|the rotor 3D+ cranks with the Power2Max spider|
Once again, if you want to get the background, check the previous post or go back to the first or second episodes. We're still at the Soon Watt Orbea shop on Changi Road in Singapore for the final stages of the build and getting it set up for me. Bike fit at this stage is a fairly rudimentary one using measurements from my current workhorse racing machine plus a couple of tweaks. This because I'll be getting a serious bike fit analysis done soon which will feature in a later post.
|inserting the press-fit bearing rings into the bb housing|
This is the point at which the level of newness really ramps up. Firstly because I'm using a crank-based power meter for the first time. Secondly, I'm using a BB30 system which the Orca is designed for which ostensibly brings the cranks/feet closer together and gives a better line from the chainrings to the rear cogs. I'll also be using Speedplay pedals as a departure from the Shimanos I've used for the past 15 years or so. Verdict on all this to come!
|getting the bb bearings tightly into place|
|chainrings onto the spider|
|would maybe look sexier in all black...|
|non-drive side with spindle goes on first...|
|...then the drive side|
The battery is a slightly odd one - a CR2450N - larger than the usual type. Easy enough to install, it goes into the triangular casing with the '2' on it which is just a question of undoing 3 small screws. The battery supplied is by a Swiss brand named Renata, and I have heard that other brands don't work as well - which could be a problem - but I'll look into that. In the meantime, if anyone knows where I can get hold of these, let me know.
|adjusting height, length, position...|
As Mave puts it, doing a bike fit for someone who's been riding as much as I have is a question of transferring the dimensions of my previous ride to this one, since I will probably have an effective position already dialed in. Then making any possible minor adjustments if needed.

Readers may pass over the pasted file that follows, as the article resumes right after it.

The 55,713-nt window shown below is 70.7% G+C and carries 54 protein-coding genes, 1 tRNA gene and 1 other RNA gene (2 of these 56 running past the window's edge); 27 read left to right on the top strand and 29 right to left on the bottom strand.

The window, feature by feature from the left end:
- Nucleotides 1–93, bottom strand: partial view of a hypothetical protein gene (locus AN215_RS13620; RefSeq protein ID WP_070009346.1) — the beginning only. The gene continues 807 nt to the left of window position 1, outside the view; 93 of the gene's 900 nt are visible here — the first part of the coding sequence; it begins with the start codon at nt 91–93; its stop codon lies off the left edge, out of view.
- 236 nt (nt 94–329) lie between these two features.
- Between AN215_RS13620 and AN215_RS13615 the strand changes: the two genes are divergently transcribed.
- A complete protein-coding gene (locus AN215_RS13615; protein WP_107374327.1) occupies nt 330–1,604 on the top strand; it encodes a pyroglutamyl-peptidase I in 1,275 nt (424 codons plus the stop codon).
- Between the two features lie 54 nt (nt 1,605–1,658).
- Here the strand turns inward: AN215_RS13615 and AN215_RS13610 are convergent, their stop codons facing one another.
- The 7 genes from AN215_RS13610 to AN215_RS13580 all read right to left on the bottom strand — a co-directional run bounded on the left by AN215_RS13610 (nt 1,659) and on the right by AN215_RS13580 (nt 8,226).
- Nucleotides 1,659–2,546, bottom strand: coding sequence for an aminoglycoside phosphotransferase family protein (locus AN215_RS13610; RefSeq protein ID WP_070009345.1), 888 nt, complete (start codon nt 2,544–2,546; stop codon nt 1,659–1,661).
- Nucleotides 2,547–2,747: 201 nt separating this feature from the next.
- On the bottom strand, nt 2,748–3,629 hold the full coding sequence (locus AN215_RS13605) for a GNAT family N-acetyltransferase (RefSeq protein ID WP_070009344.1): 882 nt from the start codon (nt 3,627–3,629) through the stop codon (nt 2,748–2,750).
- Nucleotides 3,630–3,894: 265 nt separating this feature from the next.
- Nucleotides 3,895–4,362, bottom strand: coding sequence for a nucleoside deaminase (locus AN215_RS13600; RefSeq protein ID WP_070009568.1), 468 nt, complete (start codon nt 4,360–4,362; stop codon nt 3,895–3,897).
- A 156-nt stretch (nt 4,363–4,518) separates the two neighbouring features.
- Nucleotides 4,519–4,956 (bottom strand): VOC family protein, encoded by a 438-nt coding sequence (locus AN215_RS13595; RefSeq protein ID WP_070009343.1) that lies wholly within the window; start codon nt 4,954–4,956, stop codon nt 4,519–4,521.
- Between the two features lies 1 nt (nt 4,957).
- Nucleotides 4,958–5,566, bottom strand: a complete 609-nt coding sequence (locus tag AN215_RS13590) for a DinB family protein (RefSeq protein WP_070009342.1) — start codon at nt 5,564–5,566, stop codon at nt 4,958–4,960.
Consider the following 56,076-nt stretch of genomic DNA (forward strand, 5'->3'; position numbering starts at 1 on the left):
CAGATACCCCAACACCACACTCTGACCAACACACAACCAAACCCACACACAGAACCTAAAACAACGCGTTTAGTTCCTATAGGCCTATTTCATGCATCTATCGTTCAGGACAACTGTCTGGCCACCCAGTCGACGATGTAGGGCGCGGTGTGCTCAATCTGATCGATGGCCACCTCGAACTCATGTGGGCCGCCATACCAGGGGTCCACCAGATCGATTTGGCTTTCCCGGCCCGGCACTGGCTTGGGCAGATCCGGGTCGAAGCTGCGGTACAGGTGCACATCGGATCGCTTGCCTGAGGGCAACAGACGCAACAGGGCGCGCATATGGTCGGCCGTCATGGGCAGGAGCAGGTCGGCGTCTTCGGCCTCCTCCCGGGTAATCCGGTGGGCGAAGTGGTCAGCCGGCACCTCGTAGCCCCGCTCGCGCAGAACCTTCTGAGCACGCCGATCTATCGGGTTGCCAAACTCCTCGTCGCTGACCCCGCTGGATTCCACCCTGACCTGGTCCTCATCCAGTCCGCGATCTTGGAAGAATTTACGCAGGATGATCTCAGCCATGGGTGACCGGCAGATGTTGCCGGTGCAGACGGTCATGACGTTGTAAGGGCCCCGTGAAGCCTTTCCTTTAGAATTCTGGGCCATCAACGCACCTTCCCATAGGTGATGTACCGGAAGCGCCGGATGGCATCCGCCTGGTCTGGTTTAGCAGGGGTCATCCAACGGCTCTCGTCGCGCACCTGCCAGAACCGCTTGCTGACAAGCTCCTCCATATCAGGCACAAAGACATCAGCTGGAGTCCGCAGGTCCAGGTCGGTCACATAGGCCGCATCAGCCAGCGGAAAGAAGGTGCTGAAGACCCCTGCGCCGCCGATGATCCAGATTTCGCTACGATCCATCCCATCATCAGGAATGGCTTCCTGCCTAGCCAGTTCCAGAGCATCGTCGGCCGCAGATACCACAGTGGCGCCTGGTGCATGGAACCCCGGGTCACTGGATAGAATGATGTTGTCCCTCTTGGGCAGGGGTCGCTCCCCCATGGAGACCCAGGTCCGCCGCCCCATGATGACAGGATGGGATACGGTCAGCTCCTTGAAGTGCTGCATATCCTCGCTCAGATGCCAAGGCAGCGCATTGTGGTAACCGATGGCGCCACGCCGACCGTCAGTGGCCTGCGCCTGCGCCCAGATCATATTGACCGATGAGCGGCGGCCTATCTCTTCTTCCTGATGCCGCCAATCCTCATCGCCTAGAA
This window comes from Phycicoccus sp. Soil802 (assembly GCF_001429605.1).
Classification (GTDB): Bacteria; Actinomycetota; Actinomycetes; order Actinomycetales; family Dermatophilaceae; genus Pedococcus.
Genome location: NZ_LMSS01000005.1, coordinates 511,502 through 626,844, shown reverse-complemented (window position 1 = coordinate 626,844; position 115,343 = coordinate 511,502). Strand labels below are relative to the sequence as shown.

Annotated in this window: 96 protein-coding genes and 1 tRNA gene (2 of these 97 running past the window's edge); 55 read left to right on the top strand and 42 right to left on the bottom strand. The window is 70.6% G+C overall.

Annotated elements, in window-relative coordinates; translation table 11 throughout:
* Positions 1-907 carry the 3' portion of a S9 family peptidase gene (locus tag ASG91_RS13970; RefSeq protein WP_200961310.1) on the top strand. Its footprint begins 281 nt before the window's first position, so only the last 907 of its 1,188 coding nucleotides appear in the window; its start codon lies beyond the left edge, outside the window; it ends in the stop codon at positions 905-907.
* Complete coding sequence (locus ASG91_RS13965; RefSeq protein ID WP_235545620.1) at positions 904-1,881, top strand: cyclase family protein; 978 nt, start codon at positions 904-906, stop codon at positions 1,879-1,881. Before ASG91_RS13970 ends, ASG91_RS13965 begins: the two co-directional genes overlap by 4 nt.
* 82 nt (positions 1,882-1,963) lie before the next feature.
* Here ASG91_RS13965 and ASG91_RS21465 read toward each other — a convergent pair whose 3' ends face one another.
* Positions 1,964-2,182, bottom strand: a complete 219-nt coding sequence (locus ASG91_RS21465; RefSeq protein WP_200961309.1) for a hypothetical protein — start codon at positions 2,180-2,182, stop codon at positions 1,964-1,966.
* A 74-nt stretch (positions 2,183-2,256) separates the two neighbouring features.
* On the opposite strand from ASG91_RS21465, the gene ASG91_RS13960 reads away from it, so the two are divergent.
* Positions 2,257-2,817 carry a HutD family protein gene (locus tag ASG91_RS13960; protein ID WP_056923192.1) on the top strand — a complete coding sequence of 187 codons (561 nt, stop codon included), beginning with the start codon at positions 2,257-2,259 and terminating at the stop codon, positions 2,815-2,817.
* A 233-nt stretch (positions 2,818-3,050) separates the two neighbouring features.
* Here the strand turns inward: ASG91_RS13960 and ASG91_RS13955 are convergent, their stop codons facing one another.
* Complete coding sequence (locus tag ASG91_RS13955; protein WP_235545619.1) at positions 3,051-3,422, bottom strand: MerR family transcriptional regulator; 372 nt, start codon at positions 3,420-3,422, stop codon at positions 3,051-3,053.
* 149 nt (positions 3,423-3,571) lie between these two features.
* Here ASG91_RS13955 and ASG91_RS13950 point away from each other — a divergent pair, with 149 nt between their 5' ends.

We took the measurements from centre of BB to the saddle rails, from the flat point on the hoods to the floor, tip of saddle to the centre of the bars, and horizontally from the BB centre to a plumb-line from the tip of the saddle. Then we replicated these as far as possible on the new machine.
Once we got this done it was a question of riding it for a while to see how it felt. Sine the frame is bigger than my old one there were a few things that felt different. We thought we could use a 100mm stem, tried a 120, and then settled for a 110. Took a plumb-line from the bone protrusion at the top of the tibia just under the knee down to the pedal. Ideally this would be directly above the spindle of the pedal, and in my case it was - adding weight to Mave's claim.
|cutting the steerer|
We left 1cm of leeway at the top of the fork steerer. Just being conservative in case we needed to raise the bar position later.
At this point, a nice sunny day had suddenly transformed into an unexpected downpour so the first ride was postponed for a couple of hours. When I did finally get out on it, it's maiden voyage was rather a wet 45km at rush hour on a Friday evening. May not have been the most auspicious start, but it couldn't dampen my mood. The bike felt super solid and responsive, especially at the front end. But more on that in the next chapter.....
Next Chapter: The Ride
|not super-light, but then the crankset and wheels are the main culprits|
|the finished article!|